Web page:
Complete workshop information and on-line registration are available at the OSU Income Tax Schools’ website located at: http://incometaxschools.osu.edu or can be obtained by contacting David Marrison at (440) 576-9008 or marrison.2@osu.edu. The Agricultural Tax Issues Workshop is sponsored by OSU Extension.

Click here for the Ag Issues Brochure

Get Ready to Pay More–Tax Reductions Set to Expire in 2013!

by David L. Marrison, Associate Professor

One change that all taxpayers should be aware of is on January 1, 2013 the tax rates will be increasing for all Americans. What? Didn’t our candidates say they would not be raising taxes? Actually, Congress did not vote to increase your taxes, but rather are allowing the Bush-era tax reductions enacted in 2001 to expire. Thus higher rates will return in 2013.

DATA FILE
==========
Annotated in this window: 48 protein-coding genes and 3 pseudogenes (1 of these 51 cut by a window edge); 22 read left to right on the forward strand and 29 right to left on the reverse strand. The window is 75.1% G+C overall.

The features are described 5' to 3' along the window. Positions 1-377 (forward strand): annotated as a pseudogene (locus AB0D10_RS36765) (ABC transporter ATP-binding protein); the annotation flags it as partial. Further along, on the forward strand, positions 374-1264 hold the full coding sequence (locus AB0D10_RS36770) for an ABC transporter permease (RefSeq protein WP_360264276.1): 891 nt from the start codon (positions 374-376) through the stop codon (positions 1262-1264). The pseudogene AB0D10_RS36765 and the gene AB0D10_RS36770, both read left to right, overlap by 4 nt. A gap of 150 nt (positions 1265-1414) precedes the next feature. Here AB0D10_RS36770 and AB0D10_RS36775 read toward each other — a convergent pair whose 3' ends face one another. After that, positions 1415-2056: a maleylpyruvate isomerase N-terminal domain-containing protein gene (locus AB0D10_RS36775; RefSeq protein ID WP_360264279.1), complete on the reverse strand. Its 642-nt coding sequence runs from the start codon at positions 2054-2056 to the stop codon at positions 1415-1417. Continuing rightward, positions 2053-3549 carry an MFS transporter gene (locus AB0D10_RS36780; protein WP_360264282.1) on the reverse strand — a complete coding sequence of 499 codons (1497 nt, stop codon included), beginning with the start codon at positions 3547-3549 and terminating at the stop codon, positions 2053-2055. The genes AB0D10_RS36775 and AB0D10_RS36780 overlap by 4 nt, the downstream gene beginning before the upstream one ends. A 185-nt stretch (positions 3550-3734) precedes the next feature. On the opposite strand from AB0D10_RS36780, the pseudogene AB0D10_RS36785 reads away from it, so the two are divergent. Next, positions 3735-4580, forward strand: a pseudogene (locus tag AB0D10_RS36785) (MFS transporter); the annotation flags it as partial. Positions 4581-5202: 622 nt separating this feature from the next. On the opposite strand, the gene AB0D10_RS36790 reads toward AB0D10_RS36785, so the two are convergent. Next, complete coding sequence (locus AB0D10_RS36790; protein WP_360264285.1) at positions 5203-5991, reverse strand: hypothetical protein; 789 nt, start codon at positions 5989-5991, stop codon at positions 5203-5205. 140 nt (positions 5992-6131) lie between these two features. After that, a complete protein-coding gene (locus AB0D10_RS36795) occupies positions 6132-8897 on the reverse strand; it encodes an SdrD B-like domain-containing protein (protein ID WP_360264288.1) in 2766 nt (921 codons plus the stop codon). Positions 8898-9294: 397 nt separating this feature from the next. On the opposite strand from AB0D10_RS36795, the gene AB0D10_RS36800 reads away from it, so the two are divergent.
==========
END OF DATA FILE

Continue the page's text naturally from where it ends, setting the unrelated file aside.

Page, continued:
When you file your federal income tax return before April 15, 2013, you’re filing your taxes using the 2012 income tax brackets so these changes will not be felt then. Instead you will notice them on your first paycheck or monies you earn in 2013. In 2013, the tax brackets will increase to 15, 28, 31, 36 and 39.6 percent from the present levels of 10, 15, 25, 28, 33 and 35 percent. As you can tell this increase will affect the top four marginal brackets and eliminate the 10% bracket, resulting in higher taxes for nearly everybody unless there’s a political solution.

Employers will also have to deal with changes in the payroll tax as well in 2013. A cut in the payroll tax that funds the Social Security pension program was extended earlier in 2012. The current 4.2 percent rate paid, down from the previous 6.2 percent rate, expires on December 31. And it seems highly unlikely that Congress will extend this payroll reduction. This cut had boosted the take-home pay of the average worker in 2012 by about $85 per month, or $1,000 per year.